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kaKAkaKAkaKAkaKAkaKAkaKA

This piercing series of staccato notes is usually attached to a male Bar-tailed Godwit, showing off for a rival or prospective mate on the Alaskan tundra. But the breeding season will not start for nearly two months, and the call is coming from a bird at the Manawatu River estuary in New Zealand, more than 11,000 km straight-line distance from the closest nesting site. Here, this call has a different meaning. Some combined influence of date (6 March), time of day (just after 6 pm), and wind (~30 kph, edging toward southeast) has at least one godwit thinking about flying north, and voicing this thought to anyone within hearing. Pivoting my spotting scope toward the intermittent call, I eventually discover the caller. It is 4YYRB, and I stop wondering why I have come all this way.

In fact, I had still been questioning the sanity of flying across the globe, from The Netherlands, to witness the events of today. When I embarked, in late February 2020, scattered cases of COVID-19 were being reported from an ever-widening geographic area, and things were surely worsening. There were still no cases near my home, nor in New Zealand at all, but there was every sign that travel restrictions and border closures were on the horizon, given the current trajectory of what people were starting to call a pandemic. Wise council, including several of the voices in my head, advised me to cancel the trip. But could I give up on the 13th year of a long-term dataset so easily, over something that might not happen? Anyway, there were worse places than New Zealand to get stranded indefinitely. I went for it. And I certainly don’t regret it.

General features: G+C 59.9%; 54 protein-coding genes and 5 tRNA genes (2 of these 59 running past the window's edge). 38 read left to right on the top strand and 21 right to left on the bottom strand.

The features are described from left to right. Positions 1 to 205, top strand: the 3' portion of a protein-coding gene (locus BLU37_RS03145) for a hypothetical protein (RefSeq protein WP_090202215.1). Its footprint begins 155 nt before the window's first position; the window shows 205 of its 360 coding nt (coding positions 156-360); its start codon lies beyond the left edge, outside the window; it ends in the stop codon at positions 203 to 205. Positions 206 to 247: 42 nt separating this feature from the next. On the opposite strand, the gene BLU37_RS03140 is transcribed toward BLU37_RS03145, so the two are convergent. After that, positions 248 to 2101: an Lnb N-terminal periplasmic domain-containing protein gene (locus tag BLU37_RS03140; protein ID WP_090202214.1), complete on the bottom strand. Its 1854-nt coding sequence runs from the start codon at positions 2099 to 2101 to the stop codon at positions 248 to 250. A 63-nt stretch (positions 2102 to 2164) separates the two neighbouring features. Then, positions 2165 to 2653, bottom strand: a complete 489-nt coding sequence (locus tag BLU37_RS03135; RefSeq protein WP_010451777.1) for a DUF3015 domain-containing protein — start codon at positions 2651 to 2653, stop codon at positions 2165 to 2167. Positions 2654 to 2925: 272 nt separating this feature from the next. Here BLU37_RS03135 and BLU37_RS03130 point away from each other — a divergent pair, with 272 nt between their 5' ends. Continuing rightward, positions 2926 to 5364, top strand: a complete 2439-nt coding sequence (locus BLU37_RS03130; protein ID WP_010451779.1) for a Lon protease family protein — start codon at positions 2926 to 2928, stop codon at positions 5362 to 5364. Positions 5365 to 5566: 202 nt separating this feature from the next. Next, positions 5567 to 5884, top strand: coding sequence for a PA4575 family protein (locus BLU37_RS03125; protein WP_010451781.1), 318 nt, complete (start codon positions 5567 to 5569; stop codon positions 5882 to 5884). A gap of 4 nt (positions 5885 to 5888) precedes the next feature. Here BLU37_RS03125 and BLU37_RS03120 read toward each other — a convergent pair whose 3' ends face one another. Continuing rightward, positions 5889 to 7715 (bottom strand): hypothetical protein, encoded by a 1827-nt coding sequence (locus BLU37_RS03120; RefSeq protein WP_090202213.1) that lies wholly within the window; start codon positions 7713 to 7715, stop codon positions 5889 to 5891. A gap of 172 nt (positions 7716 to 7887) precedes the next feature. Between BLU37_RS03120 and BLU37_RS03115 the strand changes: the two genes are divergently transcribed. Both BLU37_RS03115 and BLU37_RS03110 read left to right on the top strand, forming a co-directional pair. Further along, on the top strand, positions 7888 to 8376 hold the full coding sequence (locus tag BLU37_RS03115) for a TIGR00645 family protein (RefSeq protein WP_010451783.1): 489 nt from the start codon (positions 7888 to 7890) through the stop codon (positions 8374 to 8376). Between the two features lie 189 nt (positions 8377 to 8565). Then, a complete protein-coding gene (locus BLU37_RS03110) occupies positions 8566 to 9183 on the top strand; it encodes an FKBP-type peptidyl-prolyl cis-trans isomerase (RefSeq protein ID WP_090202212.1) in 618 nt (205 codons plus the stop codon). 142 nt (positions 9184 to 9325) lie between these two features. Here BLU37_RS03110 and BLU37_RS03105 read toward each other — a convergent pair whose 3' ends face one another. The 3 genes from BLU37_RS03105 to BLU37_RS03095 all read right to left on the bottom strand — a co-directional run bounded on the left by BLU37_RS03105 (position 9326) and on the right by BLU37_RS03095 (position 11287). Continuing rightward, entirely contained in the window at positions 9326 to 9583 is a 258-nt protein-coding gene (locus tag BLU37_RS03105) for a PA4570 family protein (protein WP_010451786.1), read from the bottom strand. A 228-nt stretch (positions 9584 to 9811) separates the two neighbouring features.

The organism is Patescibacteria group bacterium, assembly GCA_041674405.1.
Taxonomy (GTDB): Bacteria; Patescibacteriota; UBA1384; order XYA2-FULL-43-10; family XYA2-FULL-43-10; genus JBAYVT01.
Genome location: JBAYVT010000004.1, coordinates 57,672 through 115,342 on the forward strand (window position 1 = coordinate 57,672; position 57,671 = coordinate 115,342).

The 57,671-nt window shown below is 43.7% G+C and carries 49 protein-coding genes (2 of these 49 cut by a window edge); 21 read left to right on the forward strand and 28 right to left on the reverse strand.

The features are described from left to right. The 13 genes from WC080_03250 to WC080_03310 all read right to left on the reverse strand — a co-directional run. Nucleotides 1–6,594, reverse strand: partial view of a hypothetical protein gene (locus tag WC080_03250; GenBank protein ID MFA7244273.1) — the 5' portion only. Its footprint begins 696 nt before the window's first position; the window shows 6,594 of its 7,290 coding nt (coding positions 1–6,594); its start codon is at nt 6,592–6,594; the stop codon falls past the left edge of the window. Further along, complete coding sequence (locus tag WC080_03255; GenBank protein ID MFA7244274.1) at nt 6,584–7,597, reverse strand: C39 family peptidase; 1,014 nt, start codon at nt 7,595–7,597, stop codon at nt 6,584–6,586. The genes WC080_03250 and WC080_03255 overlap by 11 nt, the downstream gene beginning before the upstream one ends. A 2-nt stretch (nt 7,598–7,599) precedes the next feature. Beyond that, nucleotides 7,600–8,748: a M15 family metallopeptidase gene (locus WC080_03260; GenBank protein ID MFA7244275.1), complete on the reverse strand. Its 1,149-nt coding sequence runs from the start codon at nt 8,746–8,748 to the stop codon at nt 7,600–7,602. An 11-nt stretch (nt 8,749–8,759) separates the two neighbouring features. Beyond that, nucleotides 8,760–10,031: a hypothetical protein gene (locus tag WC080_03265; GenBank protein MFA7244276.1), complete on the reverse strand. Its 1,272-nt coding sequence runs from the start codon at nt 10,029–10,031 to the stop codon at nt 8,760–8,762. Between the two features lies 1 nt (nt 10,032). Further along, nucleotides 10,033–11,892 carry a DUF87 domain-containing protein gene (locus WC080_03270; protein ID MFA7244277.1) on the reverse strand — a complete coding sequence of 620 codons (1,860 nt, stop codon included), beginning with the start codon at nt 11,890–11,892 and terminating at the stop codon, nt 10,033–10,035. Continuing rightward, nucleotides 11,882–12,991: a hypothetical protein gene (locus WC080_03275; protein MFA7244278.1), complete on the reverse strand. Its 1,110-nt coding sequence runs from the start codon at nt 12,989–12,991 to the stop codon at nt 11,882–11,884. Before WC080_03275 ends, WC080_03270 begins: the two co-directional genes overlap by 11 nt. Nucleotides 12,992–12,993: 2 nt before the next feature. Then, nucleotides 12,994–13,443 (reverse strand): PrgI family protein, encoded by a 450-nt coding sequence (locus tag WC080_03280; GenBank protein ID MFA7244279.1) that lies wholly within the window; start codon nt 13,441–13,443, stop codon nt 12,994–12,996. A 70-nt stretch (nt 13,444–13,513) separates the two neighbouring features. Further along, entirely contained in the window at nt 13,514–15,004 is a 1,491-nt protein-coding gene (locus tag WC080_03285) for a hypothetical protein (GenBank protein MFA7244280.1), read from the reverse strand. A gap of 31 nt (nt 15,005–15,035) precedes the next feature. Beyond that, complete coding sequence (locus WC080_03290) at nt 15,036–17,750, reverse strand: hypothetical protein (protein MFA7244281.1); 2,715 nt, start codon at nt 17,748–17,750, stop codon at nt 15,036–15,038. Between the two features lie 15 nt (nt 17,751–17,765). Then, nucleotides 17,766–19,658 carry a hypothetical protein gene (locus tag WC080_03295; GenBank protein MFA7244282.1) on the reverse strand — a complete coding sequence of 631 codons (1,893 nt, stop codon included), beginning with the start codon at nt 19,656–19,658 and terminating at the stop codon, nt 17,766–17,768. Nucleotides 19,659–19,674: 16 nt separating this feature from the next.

A large but modestly colored male godwit, 4YYRB joins two other males of similar description at a puddle on the mudflat, popular with the locals for pre-departure baths. And there is no doubt about their intentions – the frantic bathing and thorough preening, interspersed with shorter two-note calls (Ka ka), inviting others to join the proceedings. These godwits will depart on migration in the next hour or two.